September 2010 – Libretto is pleased to announce the launch of the redesigned Palm Restaurant website. Libretto and Korn Design were engaged by The Palm to revitalize the classic American steakhouse’s brand, messaging, and website. During an extensive discovery process, the two firms worked closely with The Palm to surface and reinterpret the authentic brand attributes that distinguished the restaurant prior to its national expansion. Libretto then developed new messaging and Web content to support The Palm’s polished identity. The resulting site features clear navigation, engaging content, and a vibrant mix of contemporary and historic photos.
Clearly, they didn’t throw the baby out with the bathwater. They focused on the heritage of the 80+ year old restaurant and did a virtual steam cleaning which didn’t alter the character or the restaurant but made it sparkle.
Here’s the new website:
There are moving parts without it being distracting. There are multigenerational shots, showing younger and older people enjoying dining together. There is a requisite number of trendy ear-length closely cropped sideburns and more than a fair share of modern pricey eyewear while retaining more than a few receding hairlines, pin-striped suits and grey haired, well-tended older types as well. This seem quite intentional. The Palm is known for having an older clientele and so, it would seem incumbent on them to try to steal market share from hipper, more trendy expensive restaurants. There’s enough food porn to caress the eye and the site is fairly logically laid-out and easy to negotiate.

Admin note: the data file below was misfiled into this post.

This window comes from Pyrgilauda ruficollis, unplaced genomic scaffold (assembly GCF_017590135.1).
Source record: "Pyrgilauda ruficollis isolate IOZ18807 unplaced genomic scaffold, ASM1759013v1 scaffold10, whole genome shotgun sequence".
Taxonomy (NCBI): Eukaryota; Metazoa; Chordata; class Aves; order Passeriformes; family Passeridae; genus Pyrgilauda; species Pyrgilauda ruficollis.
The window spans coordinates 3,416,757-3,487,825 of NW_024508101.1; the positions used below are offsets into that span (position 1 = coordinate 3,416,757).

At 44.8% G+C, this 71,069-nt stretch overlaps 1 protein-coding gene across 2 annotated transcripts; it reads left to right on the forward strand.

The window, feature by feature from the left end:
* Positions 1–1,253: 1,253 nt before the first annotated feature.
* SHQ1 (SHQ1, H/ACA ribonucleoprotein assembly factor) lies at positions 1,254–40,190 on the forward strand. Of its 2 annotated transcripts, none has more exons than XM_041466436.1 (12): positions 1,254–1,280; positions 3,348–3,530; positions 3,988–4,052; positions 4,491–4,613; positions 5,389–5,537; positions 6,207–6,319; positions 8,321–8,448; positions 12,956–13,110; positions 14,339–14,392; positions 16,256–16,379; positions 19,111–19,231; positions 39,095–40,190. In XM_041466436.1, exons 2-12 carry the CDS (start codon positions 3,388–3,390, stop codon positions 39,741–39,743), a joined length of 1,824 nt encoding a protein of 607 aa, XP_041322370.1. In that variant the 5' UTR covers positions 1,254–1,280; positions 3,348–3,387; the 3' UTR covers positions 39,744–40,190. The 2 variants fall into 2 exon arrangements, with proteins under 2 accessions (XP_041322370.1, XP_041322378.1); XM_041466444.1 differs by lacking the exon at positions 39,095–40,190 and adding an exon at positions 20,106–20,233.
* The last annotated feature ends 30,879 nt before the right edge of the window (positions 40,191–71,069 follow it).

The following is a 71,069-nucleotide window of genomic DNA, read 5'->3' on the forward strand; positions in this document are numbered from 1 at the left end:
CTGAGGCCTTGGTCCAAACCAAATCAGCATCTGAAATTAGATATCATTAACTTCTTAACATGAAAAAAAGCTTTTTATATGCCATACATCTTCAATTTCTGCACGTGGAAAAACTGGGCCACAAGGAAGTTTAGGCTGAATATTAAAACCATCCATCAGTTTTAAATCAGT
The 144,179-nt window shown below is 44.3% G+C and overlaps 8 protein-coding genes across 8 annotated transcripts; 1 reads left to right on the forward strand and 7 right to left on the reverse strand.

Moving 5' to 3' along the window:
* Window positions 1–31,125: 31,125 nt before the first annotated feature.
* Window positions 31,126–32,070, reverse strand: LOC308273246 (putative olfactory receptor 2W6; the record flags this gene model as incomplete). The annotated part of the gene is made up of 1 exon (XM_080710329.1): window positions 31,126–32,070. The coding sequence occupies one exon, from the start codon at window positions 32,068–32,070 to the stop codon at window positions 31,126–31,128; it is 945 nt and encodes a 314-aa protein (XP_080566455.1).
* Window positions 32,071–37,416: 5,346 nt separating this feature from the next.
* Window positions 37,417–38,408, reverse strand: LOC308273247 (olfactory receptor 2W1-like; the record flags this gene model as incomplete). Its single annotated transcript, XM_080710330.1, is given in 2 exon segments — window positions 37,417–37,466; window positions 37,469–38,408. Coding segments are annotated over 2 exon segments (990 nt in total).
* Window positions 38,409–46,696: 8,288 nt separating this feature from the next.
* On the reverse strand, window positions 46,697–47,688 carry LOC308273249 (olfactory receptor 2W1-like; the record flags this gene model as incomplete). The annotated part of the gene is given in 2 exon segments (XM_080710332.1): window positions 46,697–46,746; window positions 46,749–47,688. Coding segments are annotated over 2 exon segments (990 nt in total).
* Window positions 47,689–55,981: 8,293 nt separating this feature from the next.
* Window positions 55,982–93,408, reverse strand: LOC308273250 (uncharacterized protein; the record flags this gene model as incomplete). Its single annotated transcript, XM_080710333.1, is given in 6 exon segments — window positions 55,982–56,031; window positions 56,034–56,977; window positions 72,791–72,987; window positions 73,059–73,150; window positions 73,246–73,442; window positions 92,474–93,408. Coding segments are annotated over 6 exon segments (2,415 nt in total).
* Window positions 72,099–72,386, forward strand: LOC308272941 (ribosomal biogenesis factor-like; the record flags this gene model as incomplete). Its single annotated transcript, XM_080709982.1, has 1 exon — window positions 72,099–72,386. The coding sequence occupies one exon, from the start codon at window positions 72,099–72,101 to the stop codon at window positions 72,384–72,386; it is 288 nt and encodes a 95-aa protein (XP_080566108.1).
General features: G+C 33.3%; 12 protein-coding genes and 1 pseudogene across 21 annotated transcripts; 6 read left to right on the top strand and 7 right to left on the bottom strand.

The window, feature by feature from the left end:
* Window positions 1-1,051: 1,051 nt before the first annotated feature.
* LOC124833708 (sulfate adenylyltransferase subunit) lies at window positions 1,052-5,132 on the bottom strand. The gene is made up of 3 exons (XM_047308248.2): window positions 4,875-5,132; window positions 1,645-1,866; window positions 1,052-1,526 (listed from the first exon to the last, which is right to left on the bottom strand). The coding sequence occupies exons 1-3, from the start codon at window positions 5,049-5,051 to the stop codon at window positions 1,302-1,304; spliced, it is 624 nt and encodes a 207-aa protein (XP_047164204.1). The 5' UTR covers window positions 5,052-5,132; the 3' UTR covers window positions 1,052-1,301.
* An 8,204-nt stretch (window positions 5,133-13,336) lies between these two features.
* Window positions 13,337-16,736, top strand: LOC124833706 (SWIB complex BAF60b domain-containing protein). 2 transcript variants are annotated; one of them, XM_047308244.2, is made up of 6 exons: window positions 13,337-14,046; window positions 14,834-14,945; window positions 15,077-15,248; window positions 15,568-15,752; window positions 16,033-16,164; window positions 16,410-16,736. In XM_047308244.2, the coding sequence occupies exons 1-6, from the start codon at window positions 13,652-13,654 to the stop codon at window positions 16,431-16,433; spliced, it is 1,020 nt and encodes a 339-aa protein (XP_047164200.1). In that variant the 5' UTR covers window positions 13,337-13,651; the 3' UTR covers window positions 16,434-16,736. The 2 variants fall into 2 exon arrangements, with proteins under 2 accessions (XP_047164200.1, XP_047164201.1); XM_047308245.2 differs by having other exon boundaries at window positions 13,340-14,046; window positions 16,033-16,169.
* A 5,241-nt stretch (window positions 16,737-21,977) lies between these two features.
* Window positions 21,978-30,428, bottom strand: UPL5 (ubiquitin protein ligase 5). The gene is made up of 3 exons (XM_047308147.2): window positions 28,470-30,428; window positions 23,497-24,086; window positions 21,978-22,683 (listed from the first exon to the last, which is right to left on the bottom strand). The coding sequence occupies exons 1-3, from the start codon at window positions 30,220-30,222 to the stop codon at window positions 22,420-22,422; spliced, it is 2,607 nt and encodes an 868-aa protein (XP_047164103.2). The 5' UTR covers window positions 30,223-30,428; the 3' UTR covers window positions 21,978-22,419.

My friend wasn’t too specific but she implied that there were going to be some menu refreshes as well as some changes in presentation. She said that she actually went to one of the restaurants that has started the change and was pleasantly surprised. She said that the plates had changed but didn’t get too specific about any other changes.
I tried to find a cached version of the old website but didn’t have any success. Trust me when I say that it was bleak. I can’t really comment on whether or not the menu needs refreshing as I’ve never dined out there (it’s a bit out of my price range). Having reported on some of their menu changes, I’ve seen their menu and it seems fairly old-school, so perhaps it could stand to move forward a little. But they are quite successful and have been since the 20s, so I suspect that, as with their website, they will update without losing touch with what has made them the hit that they have been.
The Palm isn’t the only steakhouse to refresh. They’ve all done it during this time of economic crisis. whether it’s offering bar food specials or bundled meals for lesser prices, look for more, not less of this sort of refresh. Other restaurant routinely tweak their product yearly, sometimes doing enough to call it an actual refresh or, more often, just doing enough to call it a tweak. People like familiarity, but they also don’t want to eat in a stale environment. they need just enough change to make them feel like they’re eating in a newly-scrubbed dining room with a modern menu.
Man, all of this from watching Doctor Who.
One thing though, BBC producers, don’t you think it’s time for a female Doctor?
From the Palm website.